The minimum standards for the examination and treatment of victims of sexual assault or attempted sexual assault, including child sexual abuse, and the collection and preservation of evidence therefrom include all of the following: (a) Law enforcement authorities shall be notified. (b) In conducting the medical evidentiary examination, the outline indicated in the form adopted pursuant to subdivision (c) of Section 13823.5 shall be followed. (c) Consent for a physical examination, treatment, and collection of evidence shall be obtained. (1) Consent to an examination for evidence of sexual assault shall be obtained prior to the examination of a victim of sexual assault and shall include separate written documentation of consent to each of the following: (A) Examination for the presence of injuries sustained as a result of the assault. (B) Examination for evidence of sexual assault and collection of physical evidence. (C) Photographs of injuries. (2) Consent to treatment shall be obtained in accordance with the usual policy of the hospital, clinic, sexual assault forensic examination team, or other emergency medical facility. (3) A victim of sexual assault shall be informed that the victim may refuse to consent to an examination for evidence of sexual assault, including the collection of physical evidence, but that a refusal is not a ground for denial of treatment of injuries and for possible pregnancy and sexually transmitted diseases, if the person wishes to obtain treatment and consents thereto. (4) Pursuant to Chapter 3 (commencing with Section 6920) of Part 4 of Division 11 of the Family Code, a minor may consent to hospital, medical, and surgical care related to a sexual assault without the consent of a parent or guardian, and a minor may consent to, or withhold consent for, a medical evidentiary examination without the consent of a parent or guardian. (5) In cases of known or suspected child abuse, the consent of the parents or legal guardian is not required. In the case of suspected child abuse and nonconsenting parents, the consent of the local agency providing child protective services or the local law enforcement agency shall be obtained. Local procedures regarding obtaining consent for the examination and treatment of, and the collection of evidence from, children from child protective authorities shall be followed. (d) A history of sexual assault shall be taken. The history obtained in conjunction with the examination for evidence of sexual assault shall follow the outline of the form established pursuant to subdivision (c) of Section 13823.5 and shall include all of the following: (1) A history of the circumstances of the assault. (2) For a child, any previous history of child sexual abuse and an explanation of injuries, if different from that given by parent or person accompanying the child. (3) Physical injuries reported. (4) Sexual acts reported, whether or not ejaculation is suspected, and whether or not a condom or lubricant was used. (5) Record of relevant medical history. (e) (1) If indicated by the history of contact, a female victim of sexual assault shall be provided with the option of postcoital contraception by a physician or other health care provider. (2) Postcoital contraception shall be dispensed by a physician or other health care provider upon the request of the victim at no cost to the victim. (f) (1) Each adult and minor victim of sexual assault who consents to a medical evidentiary examination shall have a physical examination that includes, but is not limited to, all of the following: (A) Inspection of the clothing, body, and external genitalia for injuries and foreign materials. (B) Examination of the mouth, vagina, cervix, penis, anus, and rectum, as indicated. (C) Documentation of injuries and evidence collected. (2) Children shall not have internal vaginal or anal examinations unless absolutely necessary. This paragraph does not preclude careful collection of evidence using a swab. (g) The collection of physical evidence shall conform to the following procedures: (1) Each victim of sexual assault who consents to an examination for collection of evidence shall have the following items of evidence collected, except if the victim specifically objects: (A) Clothing worn during the assault. (B) Foreign materials revealed by an examination of the clothing, body, external genitalia, and pubic hair combings. (C) Swabs from the mouth, vagina, rectum, and penis, as indicated, to determine the presence or absence of semen. (D) If indicated by the history of contact, the victim’s urine and blood sample, for toxicology purposes, to determine if drugs or alcohol were used in connection with the assault. Toxicology results obtained pursuant to this paragraph shall not be admissible in any criminal or civil action or proceeding against a victim who consents to the collection of physical evidence pursuant to this paragraph. Except for purposes of prosecuting or defending the crime or crimes necessitating the examination specified by this section, any toxicology results obtained pursuant to this paragraph shall be kept confidential, may not be further disclosed, and shall not be required to be disclosed by the victim for any purpose not specified in this paragraph. The victim shall specifically be informed of the immunity and confidentiality safeguards provided by this subparagraph. (2) Each victim of sexual assault who consents to an examination for the collection of evidence shall have reference specimens taken, except if the victim specifically objects thereto. A reference specimen is a standard from which to obtain baseline information and may be retained for DNA comparison and analysis. Reference specimens may also be collected at a later time if they are needed. These specimens shall be taken in accordance with the standards of the local criminalistics laboratory. (3) Sexually transmitted infection testing and presumptive treatment based on current guidelines of the federal Centers for Disease Control and Prevention may be provided, if indicated by the history of contact. Specimens for a pregnancy test shall be taken, if indicated by the history of contact and the age of the victim. Baseline testing for sexually transmitted infections shall be done for a child, a person with a disability, or a person who is residing in a long-term care facility, if forensically indicated. (4) (A) If indicated by the history of contact, a female victim of sexual assault shall be provided with the option of postcoital contraception by a physician or other health care provider. (B) Postcoital contraception shall be dispensed by a physician or other health care provider upon the request of the victim at no cost to the victim. (5) For a victim of sexual assault with an assault history of strangulation, best practices shall be followed for a complete physical examination and diagnostic testing to prevent adverse outcomes or morbidity and documentation on a supplemental medical evidentiary examination form. (h) Preservation and disposition of physical evidence shall conform to the following procedures: (1) All swabs shall be air-dried before packaging. (2) All items of evidence including laboratory specimens shall be clearly labeled as to the identity of the source and the identity of the person collecting them. (3) The evidence shall have a form attached which documents its chain of custody and shall be properly sealed. (4) The evidence shall be turned over to the proper law enforcement agency. (5) A hospital, clinic, or other emergency medical facility where medical evidentiary examinations are conducted shall develop and implement written policies and procedures for maintaining the confidentiality of medical evidentiary examination reports, including proper preservation and disposition of the reports if the examination program ceases operation, in order to prevent destruction of the medical evidentiary examination reports. (i) On or before January 1, 2021, a hospital, clinic, or other emergency medical facility at which medical evidentiary examinations are conducted shall implement a system to maintain medical evidentiary examination reports in a manner that facilitates their release only as required or authorized by law. This subdivision does not require a hospital, clinic, or other emergency medical facility to review a patient’s medical records prior to January 1, 2021, in order to separate medical evidentiary examination reports from the rest of the patient’s medical records.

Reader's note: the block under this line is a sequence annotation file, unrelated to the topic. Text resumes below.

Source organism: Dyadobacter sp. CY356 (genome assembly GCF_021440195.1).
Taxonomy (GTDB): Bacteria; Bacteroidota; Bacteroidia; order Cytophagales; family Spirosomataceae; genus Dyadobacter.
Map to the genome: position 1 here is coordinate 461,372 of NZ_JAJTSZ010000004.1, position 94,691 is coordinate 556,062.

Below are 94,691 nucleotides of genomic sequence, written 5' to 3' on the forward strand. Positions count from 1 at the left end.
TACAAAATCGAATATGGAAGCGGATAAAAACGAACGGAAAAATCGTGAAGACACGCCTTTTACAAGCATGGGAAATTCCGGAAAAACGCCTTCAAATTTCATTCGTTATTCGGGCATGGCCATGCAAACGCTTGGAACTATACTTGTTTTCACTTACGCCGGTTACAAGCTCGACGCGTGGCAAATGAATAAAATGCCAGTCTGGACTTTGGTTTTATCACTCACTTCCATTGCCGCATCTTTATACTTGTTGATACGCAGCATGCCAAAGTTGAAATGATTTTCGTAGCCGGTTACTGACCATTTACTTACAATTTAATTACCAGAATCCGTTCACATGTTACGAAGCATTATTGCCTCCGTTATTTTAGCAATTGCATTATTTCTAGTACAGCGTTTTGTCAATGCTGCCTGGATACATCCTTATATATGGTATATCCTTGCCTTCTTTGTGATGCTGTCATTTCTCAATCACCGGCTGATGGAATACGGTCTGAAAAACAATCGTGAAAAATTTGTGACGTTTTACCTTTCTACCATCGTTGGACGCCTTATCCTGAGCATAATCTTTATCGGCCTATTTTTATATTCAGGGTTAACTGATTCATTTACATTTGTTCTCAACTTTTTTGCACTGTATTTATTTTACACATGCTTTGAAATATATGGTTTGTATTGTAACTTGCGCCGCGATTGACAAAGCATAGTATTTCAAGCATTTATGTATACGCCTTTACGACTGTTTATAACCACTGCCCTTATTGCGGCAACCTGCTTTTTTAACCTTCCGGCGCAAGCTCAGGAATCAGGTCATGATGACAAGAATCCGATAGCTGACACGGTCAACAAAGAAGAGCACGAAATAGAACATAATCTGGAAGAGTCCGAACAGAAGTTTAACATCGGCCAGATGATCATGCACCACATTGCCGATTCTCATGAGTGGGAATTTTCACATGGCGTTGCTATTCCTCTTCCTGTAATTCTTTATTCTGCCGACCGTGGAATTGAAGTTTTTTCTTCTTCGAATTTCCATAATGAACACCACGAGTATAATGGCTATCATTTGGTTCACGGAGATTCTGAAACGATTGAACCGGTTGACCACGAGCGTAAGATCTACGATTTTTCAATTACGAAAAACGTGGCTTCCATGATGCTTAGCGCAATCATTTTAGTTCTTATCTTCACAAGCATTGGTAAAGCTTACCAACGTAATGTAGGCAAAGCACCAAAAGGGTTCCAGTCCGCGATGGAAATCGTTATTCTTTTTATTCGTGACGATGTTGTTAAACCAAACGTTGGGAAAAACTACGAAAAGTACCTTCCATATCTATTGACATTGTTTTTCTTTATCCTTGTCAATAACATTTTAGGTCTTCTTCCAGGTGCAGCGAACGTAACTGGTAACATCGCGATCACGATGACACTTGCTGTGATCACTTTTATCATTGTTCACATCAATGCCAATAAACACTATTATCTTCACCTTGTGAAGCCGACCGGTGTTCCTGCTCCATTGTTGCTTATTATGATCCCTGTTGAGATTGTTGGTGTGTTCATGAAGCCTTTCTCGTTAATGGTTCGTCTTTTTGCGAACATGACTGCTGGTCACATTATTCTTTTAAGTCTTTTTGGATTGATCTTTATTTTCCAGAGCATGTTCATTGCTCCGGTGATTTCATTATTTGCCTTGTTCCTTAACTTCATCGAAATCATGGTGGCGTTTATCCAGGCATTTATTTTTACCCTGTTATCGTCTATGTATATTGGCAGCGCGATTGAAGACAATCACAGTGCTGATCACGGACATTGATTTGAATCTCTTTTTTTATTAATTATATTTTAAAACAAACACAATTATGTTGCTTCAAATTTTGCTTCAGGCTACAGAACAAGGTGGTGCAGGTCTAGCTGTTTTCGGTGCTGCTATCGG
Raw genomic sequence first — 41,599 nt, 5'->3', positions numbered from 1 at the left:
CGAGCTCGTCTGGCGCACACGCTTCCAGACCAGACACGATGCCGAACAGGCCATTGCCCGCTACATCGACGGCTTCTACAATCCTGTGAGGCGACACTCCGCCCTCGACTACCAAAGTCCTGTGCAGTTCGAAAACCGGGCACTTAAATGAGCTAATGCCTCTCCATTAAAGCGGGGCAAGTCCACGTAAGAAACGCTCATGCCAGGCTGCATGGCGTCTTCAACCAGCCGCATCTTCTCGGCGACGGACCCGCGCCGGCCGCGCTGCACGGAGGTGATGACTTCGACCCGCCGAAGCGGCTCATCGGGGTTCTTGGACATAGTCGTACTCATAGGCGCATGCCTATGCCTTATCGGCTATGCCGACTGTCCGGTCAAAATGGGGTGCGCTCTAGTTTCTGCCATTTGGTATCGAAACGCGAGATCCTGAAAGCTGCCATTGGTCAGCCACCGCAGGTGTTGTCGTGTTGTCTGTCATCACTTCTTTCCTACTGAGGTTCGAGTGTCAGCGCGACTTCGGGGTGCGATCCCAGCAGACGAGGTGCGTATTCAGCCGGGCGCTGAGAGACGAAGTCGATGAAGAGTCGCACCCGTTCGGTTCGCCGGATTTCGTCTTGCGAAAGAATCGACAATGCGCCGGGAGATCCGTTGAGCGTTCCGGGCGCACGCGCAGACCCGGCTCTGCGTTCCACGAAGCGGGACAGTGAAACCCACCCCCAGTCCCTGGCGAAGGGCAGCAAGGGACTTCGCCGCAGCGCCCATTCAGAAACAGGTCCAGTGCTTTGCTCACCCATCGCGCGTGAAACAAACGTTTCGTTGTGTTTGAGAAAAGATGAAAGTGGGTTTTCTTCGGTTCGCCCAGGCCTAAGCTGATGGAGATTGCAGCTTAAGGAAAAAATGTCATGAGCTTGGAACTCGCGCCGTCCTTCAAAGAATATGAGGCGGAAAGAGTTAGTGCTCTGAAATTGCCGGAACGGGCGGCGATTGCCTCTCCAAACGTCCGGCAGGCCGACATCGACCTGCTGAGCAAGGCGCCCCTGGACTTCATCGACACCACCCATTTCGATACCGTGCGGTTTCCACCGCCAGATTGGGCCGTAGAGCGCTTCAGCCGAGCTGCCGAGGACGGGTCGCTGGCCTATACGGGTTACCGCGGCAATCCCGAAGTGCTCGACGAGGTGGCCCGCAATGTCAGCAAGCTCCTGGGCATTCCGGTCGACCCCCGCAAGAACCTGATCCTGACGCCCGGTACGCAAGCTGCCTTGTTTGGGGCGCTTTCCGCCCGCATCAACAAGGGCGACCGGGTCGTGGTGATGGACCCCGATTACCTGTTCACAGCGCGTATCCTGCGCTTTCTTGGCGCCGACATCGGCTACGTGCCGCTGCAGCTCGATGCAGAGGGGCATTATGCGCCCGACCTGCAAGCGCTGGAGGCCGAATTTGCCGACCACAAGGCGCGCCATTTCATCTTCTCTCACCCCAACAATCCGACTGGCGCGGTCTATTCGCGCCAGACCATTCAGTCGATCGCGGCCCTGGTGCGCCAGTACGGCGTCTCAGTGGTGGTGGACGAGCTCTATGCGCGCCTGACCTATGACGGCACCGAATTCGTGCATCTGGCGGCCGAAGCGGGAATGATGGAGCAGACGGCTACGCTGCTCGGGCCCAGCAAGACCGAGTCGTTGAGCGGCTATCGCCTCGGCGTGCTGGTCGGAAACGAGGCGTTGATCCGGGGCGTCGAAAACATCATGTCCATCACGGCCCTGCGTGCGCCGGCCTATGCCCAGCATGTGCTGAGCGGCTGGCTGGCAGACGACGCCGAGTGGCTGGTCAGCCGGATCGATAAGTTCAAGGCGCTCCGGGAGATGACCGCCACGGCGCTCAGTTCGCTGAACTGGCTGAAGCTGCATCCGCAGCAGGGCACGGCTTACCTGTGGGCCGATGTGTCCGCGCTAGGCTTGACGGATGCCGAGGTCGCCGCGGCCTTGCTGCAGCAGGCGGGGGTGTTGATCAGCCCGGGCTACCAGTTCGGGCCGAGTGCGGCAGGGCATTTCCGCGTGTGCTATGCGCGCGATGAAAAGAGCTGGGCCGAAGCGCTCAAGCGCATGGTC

(a) The following rights are hereby established as the statutory rights of victims and witnesses of crimes: (1) To be notified as soon as feasible that a court proceeding to which the victim or witness has been subpoenaed as a witness will not proceed as scheduled, provided the prosecuting attorney determines that the witness’ attendance is not required. (2) Upon request of the victim or a witness, to be informed by the prosecuting attorney of the final disposition of the case, as provided by Section 11116.10. (3) For the victim, the victim’s parents or guardian if the victim is a minor, or the next of kin of the victim if the victim has died, to be notified of all sentencing proceedings, and of the right to appear, to reasonably express their views, have those views preserved by audio or video means as provided in Section 1191.16, and to have the court consider their statements, as provided by Sections 1191.1 and 1191.15. (4) For the victim, the victim’s parents or guardian if the victim is a minor, or the next of kin of the victim if the victim has died, to be notified of all juvenile disposition hearings in which the alleged act would have been a felony if committed by an adult, and of the right to attend and to express their views, as provided by Section 656.2 of the Welfare and Institutions Code. (5) Upon request by the victim or the next of kin of the victim if the victim has died, to be notified of any parole eligibility hearing and of the right to appear, either personally as provided by Section 3043, or by other means as provided by Sections 3043.2 and 3043.25, to reasonably express their views, and to have their statements considered, as provided by Section 3043 of this code and by Section 1767 of the Welfare and Institutions Code. (6) Upon request by the victim or the next of kin of the victim if the crime was a homicide, to be notified of an inmate’s placement in a reentry or work furlough program, or notified of the inmate’s escape as provided by Section 11155. (7) To be notified that a witness may be entitled to witness fees and mileage, as provided by Section 1329.1. (8) For the victim, to be provided with information concerning the victim’s right to civil recovery and the opportunity to be compensated from the Restitution Fund pursuant to Chapter 5 (commencing with Section 13959) of Part 4 of Division 3 of Title 2 of the Government Code and Section 1191.2 of this code. (9) To the expeditious return of property that has allegedly been stolen or embezzled, when it is no longer needed as evidence, as provided by Chapter 12 (commencing with Section 1407) and Chapter 13 (commencing with Section 1417) of Title 10 of Part 2. (10) To an expeditious disposition of the criminal action. (11) To be notified, if applicable, in accordance with Sections 679.03 and 3058.8 if the defendant is to be placed on parole. (12) For the victim, upon request, to be notified of any pretrial disposition of the case, to the extent required by Section 28 of Article I of the California Constitution. (A) A victim may request to be notified of a pretrial disposition. (B) The victim may be notified by any reasonable means available. This paragraph is not intended to affect the right of the people and the defendant to an expeditious disposition as provided in Section 1050. (13) For the victim, to be notified by the district attorney’s office of the right to request, upon a form provided by the district attorney’s office, and receive a notice pursuant to paragraph (14), if the defendant is convicted of any of the following offenses: (A) Assault with intent to commit rape, sodomy, oral copulation, or any violation of Section 264.1, 288, or 289, in violation of Section 220. (B) A violation of Section 207 or 209 committed with the intent to commit a violation of Section 261, 286, 287, 288, or 289, or former Section 262 or 288a. (C) Rape, in violation of Section 261. (D) Oral copulation, in violation of Section 287 or former Section 288a. (E) Sodomy, in violation of Section 286. (F) A violation of Section 288. (G) A violation of Section 289. (14) When a victim has requested notification pursuant to paragraph (13), the sheriff shall inform the victim that the person who was convicted of the offense has been ordered to be placed on probation, and give the victim notice of the proposed date upon which the person will be released from the custody of the sheriff. (b) The rights set forth in subdivision (a) shall be set forth in the information and educational materials prepared pursuant to Section 13897.1. The information and educational materials shall be distributed to local law enforcement agencies and local victims’ programs by the Victims’ Legal Resource Center established pursuant to Chapter 11 (commencing with Section 13897) of Title 6 of Part 4. (c) Local law enforcement agencies shall make available copies of the materials described in subdivision (b) to victims and witnesses. (d) This section is not intended to affect the rights and services provided to victims and witnesses by the local assistance centers for victims and witnesses. (e) The court shall not release statements, made pursuant to paragraph (3) or (4) of subdivision (a), to the public prior to the statement being heard in court.